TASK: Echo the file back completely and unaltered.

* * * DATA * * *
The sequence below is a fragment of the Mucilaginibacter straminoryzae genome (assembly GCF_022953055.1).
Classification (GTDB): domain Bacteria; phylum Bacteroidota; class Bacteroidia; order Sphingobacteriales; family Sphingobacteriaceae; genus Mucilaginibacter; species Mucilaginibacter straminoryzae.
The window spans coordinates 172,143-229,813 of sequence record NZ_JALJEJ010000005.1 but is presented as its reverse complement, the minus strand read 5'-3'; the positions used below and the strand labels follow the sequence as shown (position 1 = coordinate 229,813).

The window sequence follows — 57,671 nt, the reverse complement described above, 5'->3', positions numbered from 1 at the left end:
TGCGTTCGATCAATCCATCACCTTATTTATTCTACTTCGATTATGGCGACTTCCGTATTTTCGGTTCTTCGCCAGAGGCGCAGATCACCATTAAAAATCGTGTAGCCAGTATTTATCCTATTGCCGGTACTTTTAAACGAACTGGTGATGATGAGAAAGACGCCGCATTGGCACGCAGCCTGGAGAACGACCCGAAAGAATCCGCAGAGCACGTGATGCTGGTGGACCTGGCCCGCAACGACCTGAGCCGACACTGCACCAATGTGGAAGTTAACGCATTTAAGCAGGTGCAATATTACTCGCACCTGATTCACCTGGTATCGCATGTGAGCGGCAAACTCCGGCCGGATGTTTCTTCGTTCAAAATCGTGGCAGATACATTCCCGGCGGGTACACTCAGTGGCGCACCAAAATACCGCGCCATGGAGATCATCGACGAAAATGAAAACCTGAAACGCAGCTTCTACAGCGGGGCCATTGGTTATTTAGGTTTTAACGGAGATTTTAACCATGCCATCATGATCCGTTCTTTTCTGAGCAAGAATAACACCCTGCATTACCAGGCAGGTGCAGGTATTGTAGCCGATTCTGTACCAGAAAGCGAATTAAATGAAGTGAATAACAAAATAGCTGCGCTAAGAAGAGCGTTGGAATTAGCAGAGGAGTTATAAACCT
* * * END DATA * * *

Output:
The sequence below is a fragment of the Mucilaginibacter straminoryzae genome (assembly GCF_022953055.1).
Classification (GTDB): domain Bacteria; phylum Bacteroidota; class Bacteroidia; order Sphingobacteriales; family Sphingobacteriaceae; genus Mucilaginibacter; species Mucilaginibacter straminoryzae.
The window spans coordinates 172,143-229,813 of sequence record NZ_JALJEJ010000005.1 but is presented as its reverse complement, the minus strand read 5'-3'; the positions used below and the strand labels follow the sequence as shown (position 1 = coordinate 229,813).

The window sequence follows — 57,671 nt, the reverse complement described above, 5'->3', positions numbered from 1 at the left end:
TGCGTTCGATCAATCCATCACCTTATTTATTCTACTTCGATTATGGCGACTTCCGTATTTTCGGTTCTTCGCCAGAGGCGCAGATCACCATTAAAAATCGTGTAGCCAGTATTTATCCTATTGCCGGTACTTTTAAACGAACTGGTGATGATGAGAAAGACGCCGCATTGGCACGCAGCCTGGAGAACGACCCGAAAGAATCCGCAGAGCACGTGATGCTGGTGGACCTGGCCCGCAACGACCTGAGCCGACACTGCACCAATGTGGAAGTTAACGCATTTAAGCAGGTGCAATATTACTCGCACCTGATTCACCTGGTATCGCATGTGAGCGGCAAACTCCGGCCGGATGTTTCTTCGTTCAAAATCGTGGCAGATACATTCCCGGCGGGTACACTCAGTGGCGCACCAAAATACCGCGCCATGGAGATCATCGACGAAAATGAAAACCTGAAACGCAGCTTCTACAGCGGGGCCATTGGTTATTTAGGTTTTAACGGAGATTTTAACCATGCCATCATGATCCGTTCTTTTCTGAGCAAGAATAACACCCTGCATTACCAGGCAGGTGCAGGTATTGTAGCCGATTCTGTACCAGAAAGCGAATTAAATGAAGTGAATAACAAAATAGCTGCGCTAAGAAGAGCGTTGGAATTAGCAGAGGAGTTATAAACCT